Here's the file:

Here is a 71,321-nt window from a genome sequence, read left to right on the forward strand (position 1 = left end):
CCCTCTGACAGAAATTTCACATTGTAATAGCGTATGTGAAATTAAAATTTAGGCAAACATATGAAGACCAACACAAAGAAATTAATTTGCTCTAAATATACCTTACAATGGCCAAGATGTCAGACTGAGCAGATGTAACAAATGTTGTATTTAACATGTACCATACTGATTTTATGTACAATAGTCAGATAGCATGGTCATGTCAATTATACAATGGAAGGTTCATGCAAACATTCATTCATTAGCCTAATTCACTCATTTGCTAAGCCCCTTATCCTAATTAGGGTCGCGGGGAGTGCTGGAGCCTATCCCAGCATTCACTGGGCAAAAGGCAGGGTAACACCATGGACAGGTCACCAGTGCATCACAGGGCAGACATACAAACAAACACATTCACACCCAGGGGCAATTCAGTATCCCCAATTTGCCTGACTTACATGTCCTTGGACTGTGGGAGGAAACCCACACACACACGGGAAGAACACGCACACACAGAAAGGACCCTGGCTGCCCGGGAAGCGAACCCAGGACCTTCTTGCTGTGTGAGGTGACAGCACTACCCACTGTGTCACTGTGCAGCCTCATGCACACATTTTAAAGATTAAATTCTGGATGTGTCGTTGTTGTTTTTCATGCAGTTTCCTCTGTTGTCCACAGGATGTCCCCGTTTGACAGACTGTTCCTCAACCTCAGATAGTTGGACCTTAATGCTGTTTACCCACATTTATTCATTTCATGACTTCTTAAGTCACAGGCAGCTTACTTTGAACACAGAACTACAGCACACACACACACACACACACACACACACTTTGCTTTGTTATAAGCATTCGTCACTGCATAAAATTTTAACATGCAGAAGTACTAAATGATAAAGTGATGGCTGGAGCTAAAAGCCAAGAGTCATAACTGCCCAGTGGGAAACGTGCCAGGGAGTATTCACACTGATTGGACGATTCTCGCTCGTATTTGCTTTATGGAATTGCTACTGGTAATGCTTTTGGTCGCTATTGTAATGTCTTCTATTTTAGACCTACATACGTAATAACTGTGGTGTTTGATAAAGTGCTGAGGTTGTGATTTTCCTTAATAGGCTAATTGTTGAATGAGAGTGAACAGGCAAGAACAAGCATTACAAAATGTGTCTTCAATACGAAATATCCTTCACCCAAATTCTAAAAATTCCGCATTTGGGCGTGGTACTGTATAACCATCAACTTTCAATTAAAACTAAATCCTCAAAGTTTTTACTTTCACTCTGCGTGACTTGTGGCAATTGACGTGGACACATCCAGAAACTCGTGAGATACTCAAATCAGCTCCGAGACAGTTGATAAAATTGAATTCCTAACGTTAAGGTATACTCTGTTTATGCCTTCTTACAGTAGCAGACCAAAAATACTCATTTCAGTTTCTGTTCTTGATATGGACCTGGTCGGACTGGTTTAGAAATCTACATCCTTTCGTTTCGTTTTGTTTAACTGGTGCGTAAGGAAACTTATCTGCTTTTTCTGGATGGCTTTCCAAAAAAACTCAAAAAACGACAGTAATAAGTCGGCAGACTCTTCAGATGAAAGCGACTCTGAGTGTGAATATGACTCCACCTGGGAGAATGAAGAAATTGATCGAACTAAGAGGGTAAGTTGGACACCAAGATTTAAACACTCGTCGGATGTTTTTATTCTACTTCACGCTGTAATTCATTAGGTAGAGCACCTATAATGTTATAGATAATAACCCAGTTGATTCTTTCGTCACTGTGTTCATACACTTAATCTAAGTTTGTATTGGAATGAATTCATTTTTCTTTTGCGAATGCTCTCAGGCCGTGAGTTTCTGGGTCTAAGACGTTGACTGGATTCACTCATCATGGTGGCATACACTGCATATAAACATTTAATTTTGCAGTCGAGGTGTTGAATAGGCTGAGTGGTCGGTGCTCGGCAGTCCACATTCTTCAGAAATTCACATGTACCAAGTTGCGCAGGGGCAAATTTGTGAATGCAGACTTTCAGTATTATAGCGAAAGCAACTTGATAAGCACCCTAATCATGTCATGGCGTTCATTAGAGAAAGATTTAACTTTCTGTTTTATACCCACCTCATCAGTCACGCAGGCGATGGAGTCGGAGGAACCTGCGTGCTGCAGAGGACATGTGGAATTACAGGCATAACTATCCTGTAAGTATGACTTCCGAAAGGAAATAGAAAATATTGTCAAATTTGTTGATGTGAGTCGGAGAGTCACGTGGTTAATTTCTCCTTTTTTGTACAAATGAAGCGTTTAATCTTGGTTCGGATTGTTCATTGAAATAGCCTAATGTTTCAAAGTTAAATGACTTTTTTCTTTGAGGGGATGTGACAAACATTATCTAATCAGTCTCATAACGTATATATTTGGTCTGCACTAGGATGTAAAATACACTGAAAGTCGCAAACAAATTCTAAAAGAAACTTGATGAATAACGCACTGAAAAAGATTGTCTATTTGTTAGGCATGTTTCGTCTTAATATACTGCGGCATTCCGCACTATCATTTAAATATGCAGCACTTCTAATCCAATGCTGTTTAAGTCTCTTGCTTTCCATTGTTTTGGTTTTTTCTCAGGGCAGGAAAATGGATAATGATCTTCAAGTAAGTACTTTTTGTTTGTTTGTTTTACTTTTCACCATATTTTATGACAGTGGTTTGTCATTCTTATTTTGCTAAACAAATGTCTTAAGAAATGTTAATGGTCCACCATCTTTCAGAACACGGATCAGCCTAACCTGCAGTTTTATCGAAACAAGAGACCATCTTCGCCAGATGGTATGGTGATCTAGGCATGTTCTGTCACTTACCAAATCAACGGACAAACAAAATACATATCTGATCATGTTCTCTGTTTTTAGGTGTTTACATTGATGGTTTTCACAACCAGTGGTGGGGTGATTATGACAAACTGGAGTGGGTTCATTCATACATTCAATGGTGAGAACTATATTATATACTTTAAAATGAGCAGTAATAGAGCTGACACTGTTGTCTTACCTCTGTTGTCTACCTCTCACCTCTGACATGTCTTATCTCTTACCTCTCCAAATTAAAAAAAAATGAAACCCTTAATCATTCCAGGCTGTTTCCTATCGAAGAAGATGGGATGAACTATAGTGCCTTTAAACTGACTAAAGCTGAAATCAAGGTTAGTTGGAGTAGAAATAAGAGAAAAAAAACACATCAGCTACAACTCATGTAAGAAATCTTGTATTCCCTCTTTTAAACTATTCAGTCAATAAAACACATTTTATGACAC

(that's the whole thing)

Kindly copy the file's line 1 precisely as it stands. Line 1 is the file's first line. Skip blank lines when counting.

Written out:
Here is a 71,321-nt window from a genome sequence, read left to right on the forward strand (position 1 = left end):